Still needs some more thought but looks like a really positive development.
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That doesn't automatically place the IDC of S.A. as a partner in this buyout. Whilst they have some foreign investment interest, it tends to in neighbouring African countries. However, a subsidiary of Enerox could very easily set itself up as a partnership with the IDC. That would then satisfy all current communicated plans, and deliver BMN and their shareholders an local, active VRFB assembler and later manufacturer, that is automatically part owned (significant minority interest), that automatically takes its vanadium from BMN (1).
(1) Fm in the RNS says that "Bushveld will have the right to match commercial terms for the provision of vanadium products."
If Enerox is building VRFBs in S.A, then I cannot see how BMN could not match any one else's commercial terms, particularly if those batteries are destined for Eskom.
I am not writing off UET and I am absolutely sure that UET, still needs BMN more than BMN needs it. If that weren't the case then we would be seeing a far more active project pipeline from them. If that were so, then where is their rental product? Where are the projects?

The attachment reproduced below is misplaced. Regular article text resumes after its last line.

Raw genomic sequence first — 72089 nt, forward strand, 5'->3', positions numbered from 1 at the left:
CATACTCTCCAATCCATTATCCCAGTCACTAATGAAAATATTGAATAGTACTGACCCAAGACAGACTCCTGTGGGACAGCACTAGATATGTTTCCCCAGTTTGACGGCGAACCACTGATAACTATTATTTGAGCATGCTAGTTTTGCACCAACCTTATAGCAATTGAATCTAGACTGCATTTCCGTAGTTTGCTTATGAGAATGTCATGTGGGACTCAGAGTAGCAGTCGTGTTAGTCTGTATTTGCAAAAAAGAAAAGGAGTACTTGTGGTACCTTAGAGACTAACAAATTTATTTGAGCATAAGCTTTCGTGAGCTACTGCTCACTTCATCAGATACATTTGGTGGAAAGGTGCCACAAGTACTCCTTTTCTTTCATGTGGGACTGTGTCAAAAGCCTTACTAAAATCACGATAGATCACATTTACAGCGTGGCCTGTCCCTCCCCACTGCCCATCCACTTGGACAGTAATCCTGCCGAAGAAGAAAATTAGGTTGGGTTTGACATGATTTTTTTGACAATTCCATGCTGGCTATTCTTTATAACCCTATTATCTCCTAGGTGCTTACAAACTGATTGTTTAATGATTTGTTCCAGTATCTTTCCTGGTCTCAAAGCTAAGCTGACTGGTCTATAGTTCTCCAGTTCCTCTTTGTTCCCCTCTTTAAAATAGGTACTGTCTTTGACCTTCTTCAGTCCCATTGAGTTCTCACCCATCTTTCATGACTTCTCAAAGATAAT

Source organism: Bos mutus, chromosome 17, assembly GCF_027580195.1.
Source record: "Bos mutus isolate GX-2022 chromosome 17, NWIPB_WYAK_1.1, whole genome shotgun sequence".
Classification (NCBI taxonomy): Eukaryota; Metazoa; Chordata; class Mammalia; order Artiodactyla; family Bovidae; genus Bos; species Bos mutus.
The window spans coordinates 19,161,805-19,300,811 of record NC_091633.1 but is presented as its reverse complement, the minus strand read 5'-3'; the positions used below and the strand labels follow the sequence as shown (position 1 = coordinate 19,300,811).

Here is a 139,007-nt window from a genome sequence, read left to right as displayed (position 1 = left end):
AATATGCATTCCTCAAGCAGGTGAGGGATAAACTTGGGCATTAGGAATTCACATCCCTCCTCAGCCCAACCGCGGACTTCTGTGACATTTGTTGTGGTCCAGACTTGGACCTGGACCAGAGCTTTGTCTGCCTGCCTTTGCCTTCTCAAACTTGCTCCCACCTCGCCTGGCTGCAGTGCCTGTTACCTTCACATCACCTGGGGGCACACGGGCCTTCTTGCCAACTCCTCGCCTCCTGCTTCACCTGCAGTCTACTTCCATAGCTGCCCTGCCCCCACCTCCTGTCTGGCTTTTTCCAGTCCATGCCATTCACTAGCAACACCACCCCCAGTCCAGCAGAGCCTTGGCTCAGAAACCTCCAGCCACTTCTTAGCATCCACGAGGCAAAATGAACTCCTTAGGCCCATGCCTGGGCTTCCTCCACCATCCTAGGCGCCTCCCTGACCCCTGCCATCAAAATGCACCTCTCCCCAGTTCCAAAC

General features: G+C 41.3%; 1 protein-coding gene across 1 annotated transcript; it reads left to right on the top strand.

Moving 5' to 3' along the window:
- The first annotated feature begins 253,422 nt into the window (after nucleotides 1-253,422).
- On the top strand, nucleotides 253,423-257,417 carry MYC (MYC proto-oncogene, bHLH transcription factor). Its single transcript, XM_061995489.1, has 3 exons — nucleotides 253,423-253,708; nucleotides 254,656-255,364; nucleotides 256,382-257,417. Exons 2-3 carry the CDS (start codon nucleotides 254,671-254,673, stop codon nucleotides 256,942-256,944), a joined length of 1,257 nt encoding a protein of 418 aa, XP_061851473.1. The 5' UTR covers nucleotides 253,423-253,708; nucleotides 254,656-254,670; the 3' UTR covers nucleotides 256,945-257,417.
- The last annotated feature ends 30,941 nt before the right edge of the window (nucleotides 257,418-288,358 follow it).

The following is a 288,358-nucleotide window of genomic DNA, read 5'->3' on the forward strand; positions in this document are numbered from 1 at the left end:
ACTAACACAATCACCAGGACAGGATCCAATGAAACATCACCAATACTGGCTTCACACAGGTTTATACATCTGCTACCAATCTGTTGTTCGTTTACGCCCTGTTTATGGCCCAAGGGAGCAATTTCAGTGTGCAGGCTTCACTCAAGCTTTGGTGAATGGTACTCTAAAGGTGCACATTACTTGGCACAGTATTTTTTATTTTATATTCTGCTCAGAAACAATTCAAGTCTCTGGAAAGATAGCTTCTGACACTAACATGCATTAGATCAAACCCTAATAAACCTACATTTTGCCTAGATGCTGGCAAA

For all their perceived Chinese backed might, they do not appear to be succeeding, and now 3 of their competitors just signed up with the largest high grade vanadium resource company in the world, owner of 2 of the world's primary processors, owner of an active vanadium rental contract, and the driver of lower cost VRFB inputs.
So if nothing else, UET Technologies just had a good number of their bargaining chips (if they truly had any in the first place), removed from the table, such that once again, if a deal is still to be done in S.A. then the power at the table, is BMN.
The Enerox transaction may complete post the Eskom BESS Project going to tender, but for me the message is clear ;